Four years on UK will still be a back marker on broadband

Britain is lagging behind most developed countries in the development of its broadband infrastructure. The UK is 11th out of 13...

Britain is lagging behind most developed countries in the development of its broadband infrastructure. The UK is 11th out of 13 in deployment of broadband in the Organisation for Economic Co-operation and Development (OECD) area and will not rise above seventh by 2005

The Government's e-envoy had promised that the UK would have the cheapest and most widespread broadband access in the OECD by that date, but insiders in the Broadband Stakeholders Group (BSG), which is working with the e-commerce minister to draw up plans to achieve a Broadband Britain say seventh is the best we can hope for. What is more, last week's annual survey from the Communications Management Association (CMA) said that 71% of those questioned believed their businesses were being hampered by a lack of broadband access. This has increased from 45% of respondents in last year's survey.

But who is to blame? Some point the finger at BT, some at the Government. BT says lack of demand is the key problem. And what are the effects of UK plc's failure to provide itself with a fast Internet infrastructure?

David Harrington of the CMA believes his organisation's findings should cause alarm bells to ring in government. "The lack of broadband access is inhibiting the expansion of e-business in the UK where businesses are seeking to reach out to the end-user," said Harrington.

Ian Foxley, IT director of Domino's Pizza, agreed. "Businesses are inhibited by this situation, and people are limited in their access to information. We are already using multi-platform ordering capability, but there are offerings we could deliver to people if broadband was more widespread," he said.

Tim Johnson, principal analyst at Ovum, lists the deleterious effects of a continuing narrow-band UK. "Broadband is important for an economy. It increases productivity - things could be done much more quickly and techniques such as application service provision could flower. "There are also a number of businesses which would work if broadband was widespread, those using streaming media, for example," he said.

Harrington blames BT. "I believe that ADSL (asymmetric digital subscriber line) in the local loop will only be rolled out according to BT's agenda. If I was at BT I would take every measure to ensure the infrastructure is not rolled out until demand is there. And that's what the survey shows is happening."

The telecoms giant has been widely viewed as dragging its heels on providing access to exchanges for competitors who want to provide ADSL services to homes on the "local loop" - the copper cable into subscribers' homes.

BT resists such accusations. A spokesman said 1,000 exchanges, or potentially 70% of Internet users, are now ADSL-enabled. "Access is available, supply is there, but what hasn't happened is take-up.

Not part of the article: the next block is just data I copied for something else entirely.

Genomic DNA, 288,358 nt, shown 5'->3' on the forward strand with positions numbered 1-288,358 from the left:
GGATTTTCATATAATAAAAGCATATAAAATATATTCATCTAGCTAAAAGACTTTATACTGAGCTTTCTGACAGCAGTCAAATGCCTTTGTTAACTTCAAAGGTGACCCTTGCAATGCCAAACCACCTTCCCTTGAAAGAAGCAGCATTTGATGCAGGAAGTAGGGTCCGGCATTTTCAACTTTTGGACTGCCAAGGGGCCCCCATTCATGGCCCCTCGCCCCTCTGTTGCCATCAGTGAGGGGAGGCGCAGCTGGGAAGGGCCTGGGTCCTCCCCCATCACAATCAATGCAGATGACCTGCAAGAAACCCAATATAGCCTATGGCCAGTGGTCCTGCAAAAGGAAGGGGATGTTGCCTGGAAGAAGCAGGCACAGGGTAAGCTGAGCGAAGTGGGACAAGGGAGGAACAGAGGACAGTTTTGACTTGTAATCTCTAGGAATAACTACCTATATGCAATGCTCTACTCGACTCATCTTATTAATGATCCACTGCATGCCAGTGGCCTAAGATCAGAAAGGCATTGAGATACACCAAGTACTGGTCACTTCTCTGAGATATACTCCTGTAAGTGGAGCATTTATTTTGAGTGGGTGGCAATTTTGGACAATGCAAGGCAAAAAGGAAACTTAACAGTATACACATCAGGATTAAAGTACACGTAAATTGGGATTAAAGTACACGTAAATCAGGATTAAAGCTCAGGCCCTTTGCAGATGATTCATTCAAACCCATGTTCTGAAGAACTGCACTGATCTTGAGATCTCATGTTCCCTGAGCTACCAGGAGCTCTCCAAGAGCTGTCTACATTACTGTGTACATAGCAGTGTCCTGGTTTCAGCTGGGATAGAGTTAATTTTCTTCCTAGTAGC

"BT has reduced prices but it is still difficult to compete with the cable operators," he said.

But the debate can clearly not remain at the level of finger-pointing between players. Johnson is critical of Government efforts so far. "We keep hearing that the Government is allocating millions of pounds to various projects, but we never hear what has been achieved and what exactly will be happening next."

He believes that the Government is all talk and no action. "Schemes that consolidate demand, like the Government has promised, are a good thing. But all we hear are announcements, never what's actually happening."

Harrington said, "A strong response is needed from the Government and Oftel. A forceful initiative with fiscal incentives to stimulate supply and demand such as a requirement that all new buildings be provided with fibre in the same way that they get gas, electricity and water."

The DTI admits that it still faces challenges. A spokesman highlighted last week's announcement of £30m of funds to stimulate broadband and said that it will be consulting with infrastructure and content providers via the BSG to plot the way forward. "We face clear challenges but it is not just up to us," said the spokesman.

Many observers cite the case of South Korea. There a small number of telecoms companies have been working closely with the government on a long-term commitment to achieving high levels of broadband penetration in the economy.

And it would make economic sense for the Treasury, Harrington said.

He cites BSG studies which have calculated that the fiscal impact of full, or even improved broadband access would yield a net increase in taxation revenue.

Whatever the claims and counter-claims it is clear that no-one is confident enough to say that the UK leads the world in the type of high-speed network access that is essential for tomorrow's economy.

Only a few are speaking out about what this may mean for the future of UK plc. "Britain is in danger. We are lagging behind - but at least at the moment no-one has got very far," said Johnson.

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